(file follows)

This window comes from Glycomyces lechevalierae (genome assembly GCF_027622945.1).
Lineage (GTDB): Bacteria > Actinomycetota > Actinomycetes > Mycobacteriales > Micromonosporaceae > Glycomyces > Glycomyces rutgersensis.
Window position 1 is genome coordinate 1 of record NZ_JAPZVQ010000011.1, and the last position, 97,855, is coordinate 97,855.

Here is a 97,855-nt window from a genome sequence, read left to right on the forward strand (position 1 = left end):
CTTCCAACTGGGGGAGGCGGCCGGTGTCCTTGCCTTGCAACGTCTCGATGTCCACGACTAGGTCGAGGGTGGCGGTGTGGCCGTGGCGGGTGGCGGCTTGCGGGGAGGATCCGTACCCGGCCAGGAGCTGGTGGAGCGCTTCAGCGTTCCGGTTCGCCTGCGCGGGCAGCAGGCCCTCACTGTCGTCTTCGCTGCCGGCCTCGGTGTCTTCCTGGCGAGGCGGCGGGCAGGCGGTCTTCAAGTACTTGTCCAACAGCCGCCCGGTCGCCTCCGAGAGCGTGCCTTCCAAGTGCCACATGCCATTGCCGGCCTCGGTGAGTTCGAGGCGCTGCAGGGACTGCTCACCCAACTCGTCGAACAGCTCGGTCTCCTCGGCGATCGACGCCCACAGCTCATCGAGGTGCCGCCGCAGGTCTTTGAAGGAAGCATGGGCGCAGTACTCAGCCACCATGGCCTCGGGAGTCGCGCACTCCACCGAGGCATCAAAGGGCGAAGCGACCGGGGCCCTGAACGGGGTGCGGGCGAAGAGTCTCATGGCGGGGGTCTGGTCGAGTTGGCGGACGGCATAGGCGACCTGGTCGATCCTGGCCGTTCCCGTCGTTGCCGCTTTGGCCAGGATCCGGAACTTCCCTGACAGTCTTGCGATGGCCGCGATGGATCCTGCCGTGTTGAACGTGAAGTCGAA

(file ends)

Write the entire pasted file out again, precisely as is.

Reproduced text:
This window comes from Glycomyces lechevalierae (genome assembly GCF_027622945.1).
Lineage (GTDB): Bacteria > Actinomycetota > Actinomycetes > Mycobacteriales > Micromonosporaceae > Glycomyces > Glycomyces rutgersensis.
Window position 1 is genome coordinate 1 of record NZ_JAPZVQ010000011.1, and the last position, 97,855, is coordinate 97,855.

Here is a 97,855-nt window from a genome sequence, read left to right on the forward strand (position 1 = left end):
CTTCCAACTGGGGGAGGCGGCCGGTGTCCTTGCCTTGCAACGTCTCGATGTCCACGACTAGGTCGAGGGTGGCGGTGTGGCCGTGGCGGGTGGCGGCTTGCGGGGAGGATCCGTACCCGGCCAGGAGCTGGTGGAGCGCTTCAGCGTTCCGGTTCGCCTGCGCGGGCAGCAGGCCCTCACTGTCGTCTTCGCTGCCGGCCTCGGTGTCTTCCTGGCGAGGCGGCGGGCAGGCGGTCTTCAAGTACTTGTCCAACAGCCGCCCGGTCGCCTCCGAGAGCGTGCCTTCCAAGTGCCACATGCCATTGCCGGCCTCGGTGAGTTCGAGGCGCTGCAGGGACTGCTCACCCAACTCGTCGAACAGCTCGGTCTCCTCGGCGATCGACGCCCACAGCTCATCGAGGTGCCGCCGCAGGTCTTTGAAGGAAGCATGGGCGCAGTACTCAGCCACCATGGCCTCGGGAGTCGCGCACTCCACCGAGGCATCAAAGGGCGAAGCGACCGGGGCCCTGAACGGGGTGCGGGCGAAGAGTCTCATGGCGGGGGTCTGGTCGAGTTGGCGGACGGCATAGGCGACCTGGTCGATCCTGGCCGTTCCCGTCGTTGCCGCTTTGGCCAGGATCCGGAACTTCCCTGACAGTCTTGCGATGGCCGCGATGGATCCTGCCGTGTTGAACGTGAAGTCGAA